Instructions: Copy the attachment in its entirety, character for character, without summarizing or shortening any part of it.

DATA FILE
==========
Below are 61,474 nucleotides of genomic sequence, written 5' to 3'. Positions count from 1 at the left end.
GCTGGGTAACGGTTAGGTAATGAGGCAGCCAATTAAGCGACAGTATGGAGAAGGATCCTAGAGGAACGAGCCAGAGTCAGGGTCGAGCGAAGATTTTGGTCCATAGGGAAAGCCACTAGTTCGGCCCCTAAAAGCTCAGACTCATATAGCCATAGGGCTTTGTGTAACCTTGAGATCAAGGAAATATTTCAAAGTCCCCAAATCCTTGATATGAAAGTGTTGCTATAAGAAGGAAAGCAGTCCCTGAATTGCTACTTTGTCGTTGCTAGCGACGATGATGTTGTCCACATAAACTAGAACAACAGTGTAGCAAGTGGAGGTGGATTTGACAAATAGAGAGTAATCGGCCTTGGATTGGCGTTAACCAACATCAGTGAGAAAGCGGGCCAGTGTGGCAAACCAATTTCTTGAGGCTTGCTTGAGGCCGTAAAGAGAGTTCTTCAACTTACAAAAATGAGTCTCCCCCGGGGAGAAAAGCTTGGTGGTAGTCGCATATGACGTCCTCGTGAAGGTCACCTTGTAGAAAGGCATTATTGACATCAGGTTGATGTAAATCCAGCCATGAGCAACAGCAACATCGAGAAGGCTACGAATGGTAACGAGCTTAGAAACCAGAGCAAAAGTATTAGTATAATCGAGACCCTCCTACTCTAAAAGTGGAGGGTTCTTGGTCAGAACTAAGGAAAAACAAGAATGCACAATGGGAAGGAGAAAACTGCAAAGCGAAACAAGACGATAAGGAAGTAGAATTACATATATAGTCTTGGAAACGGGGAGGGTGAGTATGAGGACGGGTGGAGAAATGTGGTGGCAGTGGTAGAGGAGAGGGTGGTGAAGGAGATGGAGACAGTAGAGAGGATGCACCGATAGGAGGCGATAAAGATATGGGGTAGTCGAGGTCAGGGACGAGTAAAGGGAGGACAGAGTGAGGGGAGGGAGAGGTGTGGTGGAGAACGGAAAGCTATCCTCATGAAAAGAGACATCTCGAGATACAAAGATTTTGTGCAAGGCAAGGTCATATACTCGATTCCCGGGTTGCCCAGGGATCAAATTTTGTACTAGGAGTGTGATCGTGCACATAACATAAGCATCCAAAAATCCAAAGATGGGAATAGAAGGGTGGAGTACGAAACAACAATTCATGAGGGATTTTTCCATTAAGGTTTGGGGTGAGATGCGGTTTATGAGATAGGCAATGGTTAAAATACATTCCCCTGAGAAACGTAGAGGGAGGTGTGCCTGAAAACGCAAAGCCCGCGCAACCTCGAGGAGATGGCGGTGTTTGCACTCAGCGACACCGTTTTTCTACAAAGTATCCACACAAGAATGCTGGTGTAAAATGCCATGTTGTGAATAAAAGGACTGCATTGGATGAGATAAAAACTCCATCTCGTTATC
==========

Below are 61,474 nucleotides of genomic sequence, written 5' to 3'. Positions count from 1 at the left end.
GCTGGGTAACGGTTAGGTAATGAGGCAGCCAATTAAGCGACAGTATGGAGAAGGATCCTAGAGGAACGAGCCAGAGTCAGGGTCGAGCGAAGATTTTGGTCCATAGGGAAAGCCACTAGTTCGGCCCCTAAAAGCTCAGACTCATATAGCCATAGGGCTTTGTGTAACCTTGAGATCAAGGAAATATTTCAAAGTCCCCAAATCCTTGATATGAAAGTGTTGCTATAAGAAGGAAAGCAGTCCCTGAATTGCTACTTTGTCGTTGCTAGCGACGATGATGTTGTCCACATAAACTAGAACAACAGTGTAGCAAGTGGAGGTGGATTTGACAAATAGAGAGTAATCGGCCTTGGATTGGCGTTAACCAACATCAGTGAGAAAGCGGGCCAGTGTGGCAAACCAATTTCTTGAGGCTTGCTTGAGGCCGTAAAGAGAGTTCTTCAACTTACAAAAATGAGTCTCCCCCGGGGAGAAAAGCTTGGTGGTAGTCGCATATGACGTCCTCGTGAAGGTCACCTTGTAGAAAGGCATTATTGACATCAGGTTGATGTAAATCCAGCCATGAGCAACAGCAACATCGAGAAGGCTACGAATGGTAACGAGCTTAGAAACCAGAGCAAAAGTATTAGTATAATCGAGACCCTCCTACTCTAAAAGTGGAGGGTTCTTGGTCAGAACTAAGGAAAAACAAGAATGCACAATGGGAAGGAGAAAACTGCAAAGCGAAACAAGACGATAAGGAAGTAGAATTACATATATAGTCTTGGAAACGGGGAGGGTGAGTATGAGGACGGGTGGAGAAATGTGGTGGCAGTGGTAGAGGAGAGGGTGGTGAAGGAGATGGAGACAGTAGAGAGGATGCACCGATAGGAGGCGATAAAGATATGGGGTAGTCGAGGTCAGGGACGAGTAAAGGGAGGACAGAGTGAGGGGAGGGAGAGGTGTGGTGGAGAACGGAAAGCTATCCTCATGAAAAGAGACATCTCGAGATACAAAGATTTTGTGCAAGGCAAGGTCATATACTCGATTCCCGGGTTGCCCAGGGATCAAATTTTGTACTAGGAGTGTGATCGTGCACATAACATAAGCATCCAAAAATCCAAAGATGGGAATAGAAGGGTGGAGTACGAAACAACAATTCATGAGGGATTTTTCCATTAAGGTTTGGGGTGAGATGCGGTTTATGAGATAGGCAATGGTTAAAATACATTCCCCTGAGAAACGTAGAGGGAGGTGTGCCTGAAAACGCAAAGCCCGCGCAACCTCGAGGAGATGGCGGTGTTTGCACTCAGCGACACCGTTTTTCTACAAAGTATCCACACAAGAATGCTGGTGTAAAATGCCATGTTGTGAATAAAAGGACTGCATTGGATGAGATAAAAACTCCATCTCGTTATC